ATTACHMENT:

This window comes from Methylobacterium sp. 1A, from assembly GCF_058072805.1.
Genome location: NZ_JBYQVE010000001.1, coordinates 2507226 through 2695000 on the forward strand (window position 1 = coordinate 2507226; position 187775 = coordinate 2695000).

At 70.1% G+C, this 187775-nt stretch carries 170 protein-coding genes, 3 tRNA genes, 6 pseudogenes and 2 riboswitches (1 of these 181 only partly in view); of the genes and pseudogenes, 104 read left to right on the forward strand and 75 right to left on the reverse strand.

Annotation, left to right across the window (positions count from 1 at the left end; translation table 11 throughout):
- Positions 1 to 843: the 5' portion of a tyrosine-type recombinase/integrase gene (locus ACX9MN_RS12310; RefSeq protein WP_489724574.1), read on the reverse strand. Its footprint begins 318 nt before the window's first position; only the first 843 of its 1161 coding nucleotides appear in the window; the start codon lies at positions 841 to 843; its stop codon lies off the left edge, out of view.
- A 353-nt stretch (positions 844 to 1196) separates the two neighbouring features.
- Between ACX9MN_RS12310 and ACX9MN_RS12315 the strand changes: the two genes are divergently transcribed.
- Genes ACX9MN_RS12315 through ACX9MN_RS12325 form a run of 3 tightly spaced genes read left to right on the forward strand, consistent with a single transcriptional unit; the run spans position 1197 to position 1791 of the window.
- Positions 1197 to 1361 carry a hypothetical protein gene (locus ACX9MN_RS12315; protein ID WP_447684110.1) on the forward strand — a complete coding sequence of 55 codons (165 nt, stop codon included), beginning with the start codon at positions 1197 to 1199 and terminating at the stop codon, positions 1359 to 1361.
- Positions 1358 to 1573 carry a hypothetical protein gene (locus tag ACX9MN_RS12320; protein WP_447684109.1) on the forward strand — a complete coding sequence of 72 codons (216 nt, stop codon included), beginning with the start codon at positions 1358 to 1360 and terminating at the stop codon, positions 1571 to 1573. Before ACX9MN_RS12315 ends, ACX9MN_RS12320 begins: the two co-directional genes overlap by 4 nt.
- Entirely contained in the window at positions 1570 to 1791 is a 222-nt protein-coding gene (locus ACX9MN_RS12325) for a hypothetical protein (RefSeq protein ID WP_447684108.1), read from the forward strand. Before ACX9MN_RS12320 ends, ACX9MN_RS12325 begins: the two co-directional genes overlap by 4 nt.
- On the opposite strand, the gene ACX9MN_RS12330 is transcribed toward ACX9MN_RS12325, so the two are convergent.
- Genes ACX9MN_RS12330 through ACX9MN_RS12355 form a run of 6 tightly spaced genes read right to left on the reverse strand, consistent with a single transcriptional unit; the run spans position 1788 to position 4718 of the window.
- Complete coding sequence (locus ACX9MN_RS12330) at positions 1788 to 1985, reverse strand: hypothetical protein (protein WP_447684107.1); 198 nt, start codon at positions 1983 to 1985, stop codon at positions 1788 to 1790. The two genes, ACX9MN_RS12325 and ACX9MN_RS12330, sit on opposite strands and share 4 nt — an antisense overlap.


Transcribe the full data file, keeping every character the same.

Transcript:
This window comes from Methylobacterium sp. 1A, from assembly GCF_058072805.1.
Genome location: NZ_JBYQVE010000001.1, coordinates 2507226 through 2695000 on the forward strand (window position 1 = coordinate 2507226; position 187775 = coordinate 2695000).

At 70.1% G+C, this 187775-nt stretch carries 170 protein-coding genes, 3 tRNA genes, 6 pseudogenes and 2 riboswitches (1 of these 181 only partly in view); of the genes and pseudogenes, 104 read left to right on the forward strand and 75 right to left on the reverse strand.

Annotation, left to right across the window (positions count from 1 at the left end; translation table 11 throughout):
- Positions 1 to 843: the 5' portion of a tyrosine-type recombinase/integrase gene (locus ACX9MN_RS12310; RefSeq protein WP_489724574.1), read on the reverse strand. Its footprint begins 318 nt before the window's first position; only the first 843 of its 1161 coding nucleotides appear in the window; the start codon lies at positions 841 to 843; its stop codon lies off the left edge, out of view.
- A 353-nt stretch (positions 844 to 1196) separates the two neighbouring features.
- Between ACX9MN_RS12310 and ACX9MN_RS12315 the strand changes: the two genes are divergently transcribed.
- Genes ACX9MN_RS12315 through ACX9MN_RS12325 form a run of 3 tightly spaced genes read left to right on the forward strand, consistent with a single transcriptional unit; the run spans position 1197 to position 1791 of the window.
- Positions 1197 to 1361 carry a hypothetical protein gene (locus ACX9MN_RS12315; protein ID WP_447684110.1) on the forward strand — a complete coding sequence of 55 codons (165 nt, stop codon included), beginning with the start codon at positions 1197 to 1199 and terminating at the stop codon, positions 1359 to 1361.
- Positions 1358 to 1573 carry a hypothetical protein gene (locus tag ACX9MN_RS12320; protein WP_447684109.1) on the forward strand — a complete coding sequence of 72 codons (216 nt, stop codon included), beginning with the start codon at positions 1358 to 1360 and terminating at the stop codon, positions 1571 to 1573. Before ACX9MN_RS12315 ends, ACX9MN_RS12320 begins: the two co-directional genes overlap by 4 nt.
- Entirely contained in the window at positions 1570 to 1791 is a 222-nt protein-coding gene (locus ACX9MN_RS12325) for a hypothetical protein (RefSeq protein ID WP_447684108.1), read from the forward strand. Before ACX9MN_RS12320 ends, ACX9MN_RS12325 begins: the two co-directional genes overlap by 4 nt.
- On the opposite strand, the gene ACX9MN_RS12330 is transcribed toward ACX9MN_RS12325, so the two are convergent.
- Genes ACX9MN_RS12330 through ACX9MN_RS12355 form a run of 6 tightly spaced genes read right to left on the reverse strand, consistent with a single transcriptional unit; the run spans position 1788 to position 4718 of the window.
- Complete coding sequence (locus ACX9MN_RS12330) at positions 1788 to 1985, reverse strand: hypothetical protein (protein WP_447684107.1); 198 nt, start codon at positions 1983 to 1985, stop codon at positions 1788 to 1790. The two genes, ACX9MN_RS12325 and ACX9MN_RS12330, sit on opposite strands and share 4 nt — an antisense overlap.